Ontario’s Government is taking steps to ensure sustainable wildlife populations and continued hunting opportunities for future generations.
The Government has developed a plan to allow the province to act quickly if Chronic Wasting Disease (CWD) – a progressive, fatal brain disease that mostly affects deer and elk – is discovered in Ontario.
“We are committed to maintaining sustainable wildlife populations and supporting an industry that creates jobs and makes an important economic contribution to our province,” said John Yakabuski, Minister of Natural Resources and Forestry. “While the disease has not been detected in Ontario, we believe an enhanced CWD prevention program will help protect the province’s wildlife from this fatal disease.”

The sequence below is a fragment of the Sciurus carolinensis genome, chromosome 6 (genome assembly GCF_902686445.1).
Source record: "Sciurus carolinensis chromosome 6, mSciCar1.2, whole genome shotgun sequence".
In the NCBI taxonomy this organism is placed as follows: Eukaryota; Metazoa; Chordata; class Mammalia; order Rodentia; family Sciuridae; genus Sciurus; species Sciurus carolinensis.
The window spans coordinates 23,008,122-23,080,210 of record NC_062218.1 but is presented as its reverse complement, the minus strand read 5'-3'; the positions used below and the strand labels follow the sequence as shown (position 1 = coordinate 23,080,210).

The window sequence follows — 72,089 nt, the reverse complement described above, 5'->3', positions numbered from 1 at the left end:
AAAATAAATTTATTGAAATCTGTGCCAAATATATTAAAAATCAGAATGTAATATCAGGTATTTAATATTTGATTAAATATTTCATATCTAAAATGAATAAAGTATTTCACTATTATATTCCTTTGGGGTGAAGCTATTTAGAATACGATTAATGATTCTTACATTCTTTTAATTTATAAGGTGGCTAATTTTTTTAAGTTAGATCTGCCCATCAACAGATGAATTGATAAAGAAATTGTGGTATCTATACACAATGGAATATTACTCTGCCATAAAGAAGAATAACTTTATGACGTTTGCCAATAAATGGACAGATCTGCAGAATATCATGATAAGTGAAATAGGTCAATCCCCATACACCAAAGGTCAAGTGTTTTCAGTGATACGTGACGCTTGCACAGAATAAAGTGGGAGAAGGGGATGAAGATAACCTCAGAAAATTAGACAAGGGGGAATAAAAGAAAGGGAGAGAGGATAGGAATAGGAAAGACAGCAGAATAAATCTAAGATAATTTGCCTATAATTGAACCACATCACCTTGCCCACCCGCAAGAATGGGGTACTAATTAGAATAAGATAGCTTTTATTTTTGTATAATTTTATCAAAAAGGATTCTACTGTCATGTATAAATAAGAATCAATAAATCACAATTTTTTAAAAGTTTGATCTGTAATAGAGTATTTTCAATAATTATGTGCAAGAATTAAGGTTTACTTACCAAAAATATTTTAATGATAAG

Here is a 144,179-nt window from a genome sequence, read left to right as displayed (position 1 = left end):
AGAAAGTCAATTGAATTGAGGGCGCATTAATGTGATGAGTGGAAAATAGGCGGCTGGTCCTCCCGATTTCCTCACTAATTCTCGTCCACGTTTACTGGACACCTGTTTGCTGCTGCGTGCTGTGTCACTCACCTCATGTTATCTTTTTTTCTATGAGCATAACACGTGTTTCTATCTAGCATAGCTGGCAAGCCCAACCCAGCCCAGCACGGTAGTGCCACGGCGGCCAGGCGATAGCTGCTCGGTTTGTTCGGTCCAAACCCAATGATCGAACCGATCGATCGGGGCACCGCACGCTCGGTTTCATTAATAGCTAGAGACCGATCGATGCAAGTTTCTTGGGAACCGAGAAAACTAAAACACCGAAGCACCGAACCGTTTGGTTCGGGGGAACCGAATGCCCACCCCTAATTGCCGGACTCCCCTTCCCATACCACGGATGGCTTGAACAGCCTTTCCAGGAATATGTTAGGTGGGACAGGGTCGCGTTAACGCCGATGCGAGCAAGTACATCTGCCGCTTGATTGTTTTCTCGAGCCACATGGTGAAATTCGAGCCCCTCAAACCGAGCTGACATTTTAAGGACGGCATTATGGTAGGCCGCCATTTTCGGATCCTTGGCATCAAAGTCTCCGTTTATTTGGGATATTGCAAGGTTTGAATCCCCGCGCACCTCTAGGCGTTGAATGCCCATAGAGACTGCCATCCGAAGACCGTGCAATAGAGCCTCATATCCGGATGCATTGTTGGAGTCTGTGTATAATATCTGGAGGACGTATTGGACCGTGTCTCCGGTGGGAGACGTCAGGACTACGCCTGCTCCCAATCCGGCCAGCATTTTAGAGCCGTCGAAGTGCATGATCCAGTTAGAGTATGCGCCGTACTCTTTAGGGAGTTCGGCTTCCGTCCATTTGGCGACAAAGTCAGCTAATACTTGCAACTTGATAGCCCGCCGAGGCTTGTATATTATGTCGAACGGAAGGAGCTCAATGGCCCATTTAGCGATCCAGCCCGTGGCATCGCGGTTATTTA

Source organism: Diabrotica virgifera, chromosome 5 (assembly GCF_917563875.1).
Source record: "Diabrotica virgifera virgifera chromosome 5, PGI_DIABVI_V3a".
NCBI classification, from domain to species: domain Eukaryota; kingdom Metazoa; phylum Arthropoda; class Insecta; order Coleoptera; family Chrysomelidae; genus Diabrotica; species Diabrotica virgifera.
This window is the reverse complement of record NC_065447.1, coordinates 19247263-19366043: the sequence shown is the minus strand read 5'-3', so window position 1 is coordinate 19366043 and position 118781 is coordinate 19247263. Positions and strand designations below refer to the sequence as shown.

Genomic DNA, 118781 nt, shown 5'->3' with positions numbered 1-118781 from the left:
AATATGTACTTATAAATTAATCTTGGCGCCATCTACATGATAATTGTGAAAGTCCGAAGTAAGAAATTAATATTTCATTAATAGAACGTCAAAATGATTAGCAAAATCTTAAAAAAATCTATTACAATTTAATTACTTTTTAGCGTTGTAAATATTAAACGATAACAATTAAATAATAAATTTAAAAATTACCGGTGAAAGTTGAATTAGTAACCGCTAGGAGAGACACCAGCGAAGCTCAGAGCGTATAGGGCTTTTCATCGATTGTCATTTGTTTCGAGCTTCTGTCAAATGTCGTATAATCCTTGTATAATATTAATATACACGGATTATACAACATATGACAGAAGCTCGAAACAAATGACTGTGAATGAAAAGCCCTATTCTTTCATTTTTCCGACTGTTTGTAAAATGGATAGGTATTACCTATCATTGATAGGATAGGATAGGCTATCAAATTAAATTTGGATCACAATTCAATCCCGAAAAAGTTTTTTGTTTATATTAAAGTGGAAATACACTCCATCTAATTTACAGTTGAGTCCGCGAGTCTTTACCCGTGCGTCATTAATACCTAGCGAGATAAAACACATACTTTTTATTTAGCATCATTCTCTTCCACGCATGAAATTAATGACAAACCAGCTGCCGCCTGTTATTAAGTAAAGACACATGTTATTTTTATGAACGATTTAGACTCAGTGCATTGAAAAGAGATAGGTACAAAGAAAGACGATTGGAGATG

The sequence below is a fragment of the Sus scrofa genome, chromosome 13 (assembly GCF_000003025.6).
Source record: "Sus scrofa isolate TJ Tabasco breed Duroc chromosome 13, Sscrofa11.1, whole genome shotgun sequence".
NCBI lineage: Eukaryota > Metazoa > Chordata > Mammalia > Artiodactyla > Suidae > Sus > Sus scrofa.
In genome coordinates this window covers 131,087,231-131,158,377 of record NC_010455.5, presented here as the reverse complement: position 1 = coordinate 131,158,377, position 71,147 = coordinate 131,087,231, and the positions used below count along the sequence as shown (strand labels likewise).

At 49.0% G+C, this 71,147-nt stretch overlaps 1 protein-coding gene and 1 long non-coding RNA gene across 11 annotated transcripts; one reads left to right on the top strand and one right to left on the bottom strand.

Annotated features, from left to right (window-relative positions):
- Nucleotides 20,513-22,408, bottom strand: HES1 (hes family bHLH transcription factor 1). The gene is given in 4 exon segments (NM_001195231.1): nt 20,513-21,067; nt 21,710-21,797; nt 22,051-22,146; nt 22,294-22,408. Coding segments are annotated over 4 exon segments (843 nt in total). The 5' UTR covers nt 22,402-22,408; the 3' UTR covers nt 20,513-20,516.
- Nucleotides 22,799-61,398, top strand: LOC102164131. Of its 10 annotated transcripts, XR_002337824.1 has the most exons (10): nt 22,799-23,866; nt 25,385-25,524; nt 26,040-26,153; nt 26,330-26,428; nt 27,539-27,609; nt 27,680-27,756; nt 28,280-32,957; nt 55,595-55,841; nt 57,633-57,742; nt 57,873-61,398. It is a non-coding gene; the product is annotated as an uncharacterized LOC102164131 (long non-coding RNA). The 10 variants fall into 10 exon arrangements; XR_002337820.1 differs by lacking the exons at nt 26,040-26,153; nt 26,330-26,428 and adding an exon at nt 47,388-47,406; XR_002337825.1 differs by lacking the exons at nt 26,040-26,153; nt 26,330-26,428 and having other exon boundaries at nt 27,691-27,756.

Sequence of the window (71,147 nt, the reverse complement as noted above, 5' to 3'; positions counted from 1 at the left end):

Chronic Wasting Disease can also affect moose and caribou. While not in Ontario, CWD was recently discovered in deer in Quebec, close to the Ontario border. It has also been found in all six states bordering this province.
The Ministry is looking for input on a revised Ontario Chronic Wasting Disease Surveillance and Response Plan and possible changes to the Fish and Wildlife Conservation Act. These proposals would make sure we have the right mechanisms in place to minimize the risk of CWD entering or spreading within Ontario. They will be posted for comment on the Environmental Registry for 45 days, beginning Monday, June 10.
- In 2017 recreational deer hunting generated $275 million for Ontario’s economy.
- Since 2002, MNRF has tested more than 12,000 wild deer and elk for CWD; all test results were negative.
Read the draft Chronic Wasting Disease Surveillance and Response Plan.